May 18, 2013

antidepressants. Also, Descartes is still a jerk.

The chemical structure of venlafaxine (Effexor...
The chemical structure of venlafaxine (Effexor), an SNRI (Photo credit: Wikipedia)
So today I refilled my antidepressants. Several days before they actually run out, natch. Usually when I do this, I will tell my Mom and/or husband that I picked up my "happy pills" or my "anti-crazy pills". However, thanks to several recent blog posts, I've started thinking about why I refer to them that way and whether or not I should.
Apparently, there has been a new entry in the Associated Press Stylebook about how to communicate about and define mental illness. I'm going to go on record as saying this is good. Basically, it says "Hey, maybe don't attribute absolutely everything you don't understand to mental illness, hmmmm?".


AP Stylebook, 2004 edition
AP Stylebook, 2004 edition (Photo credit: Wikipedia)
This has been a long time coming, to say the least. Every time I hear this in the media or from the people around me, I cringe and wonder how long it is until I'm locked up. Even those who should know better, who should have adjusted to this concept as part of their profession, will act awkward or will callously dismiss something they don't understand as "That's CRAZY!".
 I hear it when I talk to insurance people on the phone when I'm getting no insurance. As they ask me what should surely be routine questions by now, there is a condescension in their voice, as if they are talking to a small child or someone who doesn't fully understand their own condition. As if I might flip out at any moment and slit my wrists as we speak. I see it in how the pharmacist won't meet my eyes when I pick up my meds, how they ask me hesitantly if I have any questions about the medication. This isn't my first rodeo, people. I've been taking these for 8 years now. This is just another errand on my long to-do list. Even if this was my first time picking up my meds, if this was all new to me, I don't think your demeanour would be helpful.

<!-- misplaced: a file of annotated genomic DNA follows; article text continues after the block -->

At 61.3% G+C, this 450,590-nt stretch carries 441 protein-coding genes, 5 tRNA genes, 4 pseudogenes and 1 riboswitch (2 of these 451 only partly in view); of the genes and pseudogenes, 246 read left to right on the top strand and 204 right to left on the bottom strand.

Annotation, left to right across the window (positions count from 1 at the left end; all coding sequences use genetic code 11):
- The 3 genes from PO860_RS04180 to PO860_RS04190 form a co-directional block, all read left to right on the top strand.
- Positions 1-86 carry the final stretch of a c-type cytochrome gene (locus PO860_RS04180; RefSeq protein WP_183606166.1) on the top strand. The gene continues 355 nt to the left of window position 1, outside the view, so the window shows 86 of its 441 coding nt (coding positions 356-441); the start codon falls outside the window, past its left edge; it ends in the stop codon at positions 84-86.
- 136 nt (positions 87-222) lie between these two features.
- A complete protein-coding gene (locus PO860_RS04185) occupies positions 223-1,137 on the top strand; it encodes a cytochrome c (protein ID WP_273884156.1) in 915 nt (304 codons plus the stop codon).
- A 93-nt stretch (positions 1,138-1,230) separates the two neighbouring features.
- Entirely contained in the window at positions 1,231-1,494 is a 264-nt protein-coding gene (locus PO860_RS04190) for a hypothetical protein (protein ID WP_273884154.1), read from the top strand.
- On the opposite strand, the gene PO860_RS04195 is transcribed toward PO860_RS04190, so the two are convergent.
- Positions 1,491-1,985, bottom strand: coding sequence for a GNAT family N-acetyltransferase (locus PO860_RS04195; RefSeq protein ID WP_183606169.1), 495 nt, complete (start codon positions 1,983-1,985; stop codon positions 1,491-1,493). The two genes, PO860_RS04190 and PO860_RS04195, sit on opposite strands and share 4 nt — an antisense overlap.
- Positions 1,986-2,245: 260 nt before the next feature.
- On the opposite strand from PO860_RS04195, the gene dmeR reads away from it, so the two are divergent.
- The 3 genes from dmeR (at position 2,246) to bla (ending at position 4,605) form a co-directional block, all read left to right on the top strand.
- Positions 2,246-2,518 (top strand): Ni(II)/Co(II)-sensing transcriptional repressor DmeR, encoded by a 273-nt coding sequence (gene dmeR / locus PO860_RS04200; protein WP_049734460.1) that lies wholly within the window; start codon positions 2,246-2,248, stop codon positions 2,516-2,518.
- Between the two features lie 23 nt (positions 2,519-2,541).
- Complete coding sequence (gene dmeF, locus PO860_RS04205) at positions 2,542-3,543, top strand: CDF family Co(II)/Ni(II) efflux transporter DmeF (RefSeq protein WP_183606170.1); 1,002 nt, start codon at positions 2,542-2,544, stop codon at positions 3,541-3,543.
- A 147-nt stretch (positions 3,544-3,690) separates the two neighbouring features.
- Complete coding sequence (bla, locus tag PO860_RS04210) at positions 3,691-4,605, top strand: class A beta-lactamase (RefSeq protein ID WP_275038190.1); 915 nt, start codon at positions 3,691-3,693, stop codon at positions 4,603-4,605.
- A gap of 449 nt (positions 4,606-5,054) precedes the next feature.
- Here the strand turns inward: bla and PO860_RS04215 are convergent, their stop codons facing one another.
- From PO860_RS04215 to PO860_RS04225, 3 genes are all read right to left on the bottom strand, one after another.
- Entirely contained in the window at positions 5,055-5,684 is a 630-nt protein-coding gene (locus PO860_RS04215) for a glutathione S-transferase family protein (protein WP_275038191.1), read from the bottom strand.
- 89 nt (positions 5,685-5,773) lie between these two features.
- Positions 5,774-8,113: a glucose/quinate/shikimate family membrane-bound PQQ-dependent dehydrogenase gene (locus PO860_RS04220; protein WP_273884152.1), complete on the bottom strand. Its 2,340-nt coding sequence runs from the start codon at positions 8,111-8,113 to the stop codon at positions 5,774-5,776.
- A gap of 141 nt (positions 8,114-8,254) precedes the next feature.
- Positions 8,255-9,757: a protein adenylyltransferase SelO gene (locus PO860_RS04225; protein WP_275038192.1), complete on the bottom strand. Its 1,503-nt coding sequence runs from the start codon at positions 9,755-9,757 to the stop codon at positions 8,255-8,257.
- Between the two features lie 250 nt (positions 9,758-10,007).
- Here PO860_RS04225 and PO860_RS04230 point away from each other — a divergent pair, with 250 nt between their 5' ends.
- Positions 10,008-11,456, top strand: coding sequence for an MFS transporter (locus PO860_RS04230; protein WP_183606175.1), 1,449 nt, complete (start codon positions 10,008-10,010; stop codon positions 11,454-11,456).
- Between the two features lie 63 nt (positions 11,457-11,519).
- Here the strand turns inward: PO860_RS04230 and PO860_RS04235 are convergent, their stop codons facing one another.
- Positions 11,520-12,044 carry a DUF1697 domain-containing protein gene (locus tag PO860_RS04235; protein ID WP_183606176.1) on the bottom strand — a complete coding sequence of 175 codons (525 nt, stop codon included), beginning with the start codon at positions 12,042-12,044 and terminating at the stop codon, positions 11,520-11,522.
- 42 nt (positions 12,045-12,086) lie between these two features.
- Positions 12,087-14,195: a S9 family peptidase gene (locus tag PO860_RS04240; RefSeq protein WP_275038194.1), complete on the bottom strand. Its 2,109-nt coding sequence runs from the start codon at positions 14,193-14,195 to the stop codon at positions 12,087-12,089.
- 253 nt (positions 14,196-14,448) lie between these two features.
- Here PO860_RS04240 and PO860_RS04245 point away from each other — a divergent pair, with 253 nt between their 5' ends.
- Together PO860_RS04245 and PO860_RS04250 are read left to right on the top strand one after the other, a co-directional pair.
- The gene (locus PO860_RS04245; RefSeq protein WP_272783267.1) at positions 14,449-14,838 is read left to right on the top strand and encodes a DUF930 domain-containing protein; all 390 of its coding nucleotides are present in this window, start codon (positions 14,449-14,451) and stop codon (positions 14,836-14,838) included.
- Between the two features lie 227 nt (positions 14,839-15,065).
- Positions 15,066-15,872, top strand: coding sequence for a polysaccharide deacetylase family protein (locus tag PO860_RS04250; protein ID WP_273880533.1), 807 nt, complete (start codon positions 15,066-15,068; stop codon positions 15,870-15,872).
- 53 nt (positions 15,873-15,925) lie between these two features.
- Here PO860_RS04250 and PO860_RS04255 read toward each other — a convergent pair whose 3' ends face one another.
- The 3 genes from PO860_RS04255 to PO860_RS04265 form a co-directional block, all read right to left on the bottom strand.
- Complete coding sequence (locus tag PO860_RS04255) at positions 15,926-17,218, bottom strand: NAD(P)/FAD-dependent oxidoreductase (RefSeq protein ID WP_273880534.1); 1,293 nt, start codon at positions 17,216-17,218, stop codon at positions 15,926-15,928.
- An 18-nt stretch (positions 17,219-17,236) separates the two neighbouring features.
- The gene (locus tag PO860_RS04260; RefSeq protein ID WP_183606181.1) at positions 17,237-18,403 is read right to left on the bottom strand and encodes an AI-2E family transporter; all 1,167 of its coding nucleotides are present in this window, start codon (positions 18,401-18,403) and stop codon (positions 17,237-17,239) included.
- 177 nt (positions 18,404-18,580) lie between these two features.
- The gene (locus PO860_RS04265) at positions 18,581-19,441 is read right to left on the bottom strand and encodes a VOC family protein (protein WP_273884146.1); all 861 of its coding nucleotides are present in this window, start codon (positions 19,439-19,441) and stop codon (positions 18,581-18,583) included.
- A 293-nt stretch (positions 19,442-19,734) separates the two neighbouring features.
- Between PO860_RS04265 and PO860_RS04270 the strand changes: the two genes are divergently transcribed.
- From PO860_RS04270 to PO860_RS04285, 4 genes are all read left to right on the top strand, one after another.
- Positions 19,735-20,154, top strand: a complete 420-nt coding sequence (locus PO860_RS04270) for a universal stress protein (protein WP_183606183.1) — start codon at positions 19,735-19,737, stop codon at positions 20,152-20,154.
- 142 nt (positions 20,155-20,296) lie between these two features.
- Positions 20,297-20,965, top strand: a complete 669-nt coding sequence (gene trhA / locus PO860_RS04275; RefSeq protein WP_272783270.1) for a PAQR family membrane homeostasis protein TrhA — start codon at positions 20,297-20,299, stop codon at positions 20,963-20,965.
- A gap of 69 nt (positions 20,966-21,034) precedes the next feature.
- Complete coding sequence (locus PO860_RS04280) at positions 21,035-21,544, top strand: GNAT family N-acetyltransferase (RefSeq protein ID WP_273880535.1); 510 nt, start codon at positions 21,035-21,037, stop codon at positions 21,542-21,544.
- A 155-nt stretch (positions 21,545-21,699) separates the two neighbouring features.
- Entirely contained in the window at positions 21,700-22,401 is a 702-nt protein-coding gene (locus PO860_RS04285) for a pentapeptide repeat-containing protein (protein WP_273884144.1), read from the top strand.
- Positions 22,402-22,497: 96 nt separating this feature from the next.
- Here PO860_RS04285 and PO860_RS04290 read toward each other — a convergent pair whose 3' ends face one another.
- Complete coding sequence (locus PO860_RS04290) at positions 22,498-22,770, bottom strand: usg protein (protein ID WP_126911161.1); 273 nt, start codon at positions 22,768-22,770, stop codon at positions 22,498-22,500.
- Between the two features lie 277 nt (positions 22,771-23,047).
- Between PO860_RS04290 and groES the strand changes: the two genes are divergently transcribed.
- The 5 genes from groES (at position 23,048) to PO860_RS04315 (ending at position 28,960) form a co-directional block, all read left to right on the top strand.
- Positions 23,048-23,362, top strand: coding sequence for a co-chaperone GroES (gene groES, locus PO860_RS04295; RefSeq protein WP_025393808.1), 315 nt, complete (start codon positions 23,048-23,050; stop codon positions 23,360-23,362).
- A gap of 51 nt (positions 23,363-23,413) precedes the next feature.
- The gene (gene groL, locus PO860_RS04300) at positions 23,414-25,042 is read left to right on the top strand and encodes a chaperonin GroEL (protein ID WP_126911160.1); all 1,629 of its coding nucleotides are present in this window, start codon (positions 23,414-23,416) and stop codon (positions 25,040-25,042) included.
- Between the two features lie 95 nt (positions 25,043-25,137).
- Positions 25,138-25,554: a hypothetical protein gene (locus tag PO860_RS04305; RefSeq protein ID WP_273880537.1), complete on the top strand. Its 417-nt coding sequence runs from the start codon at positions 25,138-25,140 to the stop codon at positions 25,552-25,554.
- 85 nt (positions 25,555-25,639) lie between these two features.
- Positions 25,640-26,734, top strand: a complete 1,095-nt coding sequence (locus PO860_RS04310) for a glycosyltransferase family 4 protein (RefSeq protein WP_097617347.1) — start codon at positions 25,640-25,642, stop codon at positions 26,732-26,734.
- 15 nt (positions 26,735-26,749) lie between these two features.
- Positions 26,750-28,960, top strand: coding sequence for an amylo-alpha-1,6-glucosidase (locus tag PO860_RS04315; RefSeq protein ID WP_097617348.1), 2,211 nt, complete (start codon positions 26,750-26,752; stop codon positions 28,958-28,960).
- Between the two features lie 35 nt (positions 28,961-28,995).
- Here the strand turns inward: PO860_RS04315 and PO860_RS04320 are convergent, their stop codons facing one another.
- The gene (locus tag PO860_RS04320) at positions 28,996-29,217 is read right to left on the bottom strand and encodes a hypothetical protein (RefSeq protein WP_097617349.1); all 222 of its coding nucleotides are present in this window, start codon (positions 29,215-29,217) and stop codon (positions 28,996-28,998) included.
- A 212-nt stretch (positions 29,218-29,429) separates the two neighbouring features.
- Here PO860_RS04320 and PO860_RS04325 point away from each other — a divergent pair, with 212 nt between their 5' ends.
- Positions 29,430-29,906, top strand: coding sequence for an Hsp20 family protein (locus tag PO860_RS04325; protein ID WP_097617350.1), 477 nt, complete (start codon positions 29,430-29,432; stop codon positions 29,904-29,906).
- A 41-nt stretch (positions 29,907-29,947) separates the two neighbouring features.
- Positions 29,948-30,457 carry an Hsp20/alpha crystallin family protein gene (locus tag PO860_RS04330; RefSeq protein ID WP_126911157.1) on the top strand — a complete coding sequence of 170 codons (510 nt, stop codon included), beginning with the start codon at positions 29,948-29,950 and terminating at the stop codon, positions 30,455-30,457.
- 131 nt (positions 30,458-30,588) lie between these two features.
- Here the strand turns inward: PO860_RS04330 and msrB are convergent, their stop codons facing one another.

The Madhouse
The Madhouse (Photo credit: Wikipedia)
I used to work at a facility for teenagers with serious emotional problems. Many of my coworkers made disparaging remarks about the youth in our care, even after a ridiculous amount of training meant to teach us how to deal sensitively and considerately with such things. I'd like to say that they didn't say such things in front of the children, but that's not true. A lot of these comments centred around self-harming behaviors, such as cutting. No matter how many sessions we intended that were meant to educate us on better understanding these behaviours and how to approach them, my coworkers would inevitably say "That's just crazy! Anyone who does that must be sick." etc. They didn't know that I was listening, that they made me feel ashamed of my own self-harm, that I was horrified that those who were well-educated in these matters, who were supposed to be helping the kids dealing with these problems, were instead disgusted by them. Worse, they seemed to feel that it was perfectly okay to feel and act this way and that it was, in fact, the only reasonable reaction.

U.S. Library of Congress DIX, DOROTHEA LYNDE. ...
U.S. Library of Congress DIX, DOROTHEA LYNDE. Retouched photograph. date found on item. Location: Biographical File Reproduction Number: LC-USZ62-9797 (Photo credit: Wikipedia)
But the fact is, I do it too. Maybe not as maliciously, maybe not as obviously, but I do. I call people 'insane'. I call courses of action 'insane'. I call myself 'insane'. I usually do it in a joking manner, but does that really excuse it? I, of all people, should know that mental illness is not a joke. Does making it a joke make it easier for me, a person who truly does question my own sanity at times? Does it make it less scary, less intimidating? Maybe. But it also gives other people permission to not take mental illness seriously. And maybe that's what I want. Maybe admitting to other people that I'm scared is, well, scary. Maybe it's just too much trouble to try to explain myself and the things I struggle with and to correct the many misconceptions people have. Maybe I don't want to see that panicked look of pity on their face...again.